Driving these memories is a brand new character. Players become a forgettable Italian resistance fighter. But there’s no real impact with Sniper Elite’s universe. Karl Fairburne casts a large shadow over players as they just exist to shoot. They are also disconnected from Sniper Elite VR with a lack of supporting characters. It’s a bit haunting to be around so many enemies without allies interacting with me. Here’s where the game lacks such dialogue to bring the story together. There’s absolutely no character arc, shared goal or even emotions to bring Sniper Elite VR’s story full circle. It’s disappointing to see the series’ latest entry lose story substance as the poor gameplay takes over. Medal of Honor Above and Beyond made a decent attempt of making players work with a cast of characters. They accompanied players while giving life to a trip back in time. Of course, Sniper Elite fans will be disappointed to learn it’s an old man giving flashback lines. That’s as far as it goes for dialogue, amid the frantic German chatter from enemies.
I will hand it to Rebellion for giving players a healthy dose of set pieces. Players can choose from 18 replayable missions across Southern Italy. It’s fun to drop into train stations, armories, enemy strongholds and towns in mere hours. There’s plenty of refreshing scenery to bask your eyes on in PCVR. It helps that Sniper Elite VR is beautifully rendered. Rebellion has clearly flexed their muscles with fitting high-fidelity graphics in the Switch and less powerful platforms. VR isn’t any different, but Sniper Elite VR shines every location with some neat details. Players will definitely be convinced they’re walking around in 1943. The game’s sheer variety of set pieces are enough to call this a WW2 package.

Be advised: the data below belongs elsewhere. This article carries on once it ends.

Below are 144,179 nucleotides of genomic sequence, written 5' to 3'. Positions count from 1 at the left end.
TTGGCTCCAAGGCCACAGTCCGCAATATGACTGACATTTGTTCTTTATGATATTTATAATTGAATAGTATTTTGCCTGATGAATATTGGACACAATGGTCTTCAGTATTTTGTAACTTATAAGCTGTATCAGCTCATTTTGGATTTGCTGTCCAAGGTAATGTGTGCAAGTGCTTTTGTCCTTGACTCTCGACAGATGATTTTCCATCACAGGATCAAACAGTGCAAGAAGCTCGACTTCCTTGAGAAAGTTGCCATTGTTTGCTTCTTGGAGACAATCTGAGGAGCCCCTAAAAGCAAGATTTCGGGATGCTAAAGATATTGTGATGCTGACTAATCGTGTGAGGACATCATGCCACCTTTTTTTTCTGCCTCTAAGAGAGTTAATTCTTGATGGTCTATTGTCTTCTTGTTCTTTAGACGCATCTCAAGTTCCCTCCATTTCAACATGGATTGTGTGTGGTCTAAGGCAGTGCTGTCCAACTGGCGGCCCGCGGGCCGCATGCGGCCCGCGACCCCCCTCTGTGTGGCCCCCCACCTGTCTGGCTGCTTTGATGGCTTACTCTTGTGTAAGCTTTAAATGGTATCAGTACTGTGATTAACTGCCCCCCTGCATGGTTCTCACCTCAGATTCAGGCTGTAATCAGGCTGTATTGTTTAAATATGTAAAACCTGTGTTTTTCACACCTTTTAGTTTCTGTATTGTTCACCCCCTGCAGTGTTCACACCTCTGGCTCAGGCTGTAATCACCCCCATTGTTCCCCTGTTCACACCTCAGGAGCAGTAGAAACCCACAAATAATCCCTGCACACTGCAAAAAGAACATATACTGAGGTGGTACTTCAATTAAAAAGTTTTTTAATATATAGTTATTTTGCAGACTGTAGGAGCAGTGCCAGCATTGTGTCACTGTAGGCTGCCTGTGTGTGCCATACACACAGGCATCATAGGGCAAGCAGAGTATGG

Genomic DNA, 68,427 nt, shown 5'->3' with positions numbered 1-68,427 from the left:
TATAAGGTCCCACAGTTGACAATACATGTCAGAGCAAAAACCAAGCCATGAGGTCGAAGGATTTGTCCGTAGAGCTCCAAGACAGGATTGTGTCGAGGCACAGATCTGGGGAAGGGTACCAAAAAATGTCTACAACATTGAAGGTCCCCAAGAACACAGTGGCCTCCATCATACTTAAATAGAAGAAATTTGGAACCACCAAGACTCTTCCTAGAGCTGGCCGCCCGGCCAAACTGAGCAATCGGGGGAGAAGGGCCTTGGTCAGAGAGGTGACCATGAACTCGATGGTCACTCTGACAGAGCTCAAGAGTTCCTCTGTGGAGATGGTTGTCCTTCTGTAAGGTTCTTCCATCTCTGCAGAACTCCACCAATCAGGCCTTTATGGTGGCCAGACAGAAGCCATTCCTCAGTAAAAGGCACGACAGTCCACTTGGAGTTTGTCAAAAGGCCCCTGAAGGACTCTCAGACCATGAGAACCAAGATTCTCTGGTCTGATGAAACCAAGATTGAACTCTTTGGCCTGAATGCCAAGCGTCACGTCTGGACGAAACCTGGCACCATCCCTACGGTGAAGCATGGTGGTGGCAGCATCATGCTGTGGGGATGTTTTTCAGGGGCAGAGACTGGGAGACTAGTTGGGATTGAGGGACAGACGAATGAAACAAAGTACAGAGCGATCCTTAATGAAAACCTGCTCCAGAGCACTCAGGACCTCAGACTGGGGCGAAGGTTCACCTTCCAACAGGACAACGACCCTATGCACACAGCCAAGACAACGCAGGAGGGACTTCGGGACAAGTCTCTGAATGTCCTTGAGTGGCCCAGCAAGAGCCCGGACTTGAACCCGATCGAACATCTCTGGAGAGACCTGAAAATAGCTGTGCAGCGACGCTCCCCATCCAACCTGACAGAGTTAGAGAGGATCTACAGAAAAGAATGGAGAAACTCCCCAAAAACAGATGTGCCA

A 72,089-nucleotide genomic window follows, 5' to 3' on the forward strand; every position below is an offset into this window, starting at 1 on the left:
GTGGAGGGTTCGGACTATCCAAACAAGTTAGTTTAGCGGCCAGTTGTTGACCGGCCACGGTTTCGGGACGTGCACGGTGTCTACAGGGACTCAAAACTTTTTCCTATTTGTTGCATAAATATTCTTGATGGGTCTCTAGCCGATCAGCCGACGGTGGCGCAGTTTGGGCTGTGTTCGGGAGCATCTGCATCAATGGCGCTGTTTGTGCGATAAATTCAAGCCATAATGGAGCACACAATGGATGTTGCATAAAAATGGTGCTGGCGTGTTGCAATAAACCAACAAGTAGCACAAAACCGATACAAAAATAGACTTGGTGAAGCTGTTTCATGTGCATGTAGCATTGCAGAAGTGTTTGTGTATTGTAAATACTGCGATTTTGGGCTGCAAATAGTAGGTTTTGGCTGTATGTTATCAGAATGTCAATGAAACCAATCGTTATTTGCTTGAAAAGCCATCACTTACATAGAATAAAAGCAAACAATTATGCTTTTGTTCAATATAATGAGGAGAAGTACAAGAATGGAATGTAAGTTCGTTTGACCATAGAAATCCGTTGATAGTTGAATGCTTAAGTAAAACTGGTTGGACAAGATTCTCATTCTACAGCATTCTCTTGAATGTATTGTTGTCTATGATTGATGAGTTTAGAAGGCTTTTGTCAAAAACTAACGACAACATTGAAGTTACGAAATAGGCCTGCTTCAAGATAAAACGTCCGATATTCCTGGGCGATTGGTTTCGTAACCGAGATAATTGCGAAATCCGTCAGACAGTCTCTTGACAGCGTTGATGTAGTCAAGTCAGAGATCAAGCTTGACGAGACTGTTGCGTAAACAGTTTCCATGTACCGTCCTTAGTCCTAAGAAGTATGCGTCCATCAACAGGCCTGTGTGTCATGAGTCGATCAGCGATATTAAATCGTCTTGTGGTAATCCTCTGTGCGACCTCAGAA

Though I still prefer Medal of Honor for using its environment for cinematic events. Sniper Elite VR cheaps out by throwing an explosion or two at players. Each set lacks that story-driven script, or scripted moments for that matter.
Players not expecting much story will still have some fun. There’s plenty of single player mayhem to go through at six hours minimum. But I doubt players can go through Sniper Elite VR in one session from its setbacks. I still respect Rebellion for crafting a relatively full length adventure. Like Sniper Elite VR’s console predecessors, there’s more value for a reduced price. The experience barely captures Sniper Elite’s features on another level. In VR, Rebellion suddenly forgets to preserve what made its console games great. Instead, Sniper Elite VR feels like a soft proof of concept of what can come.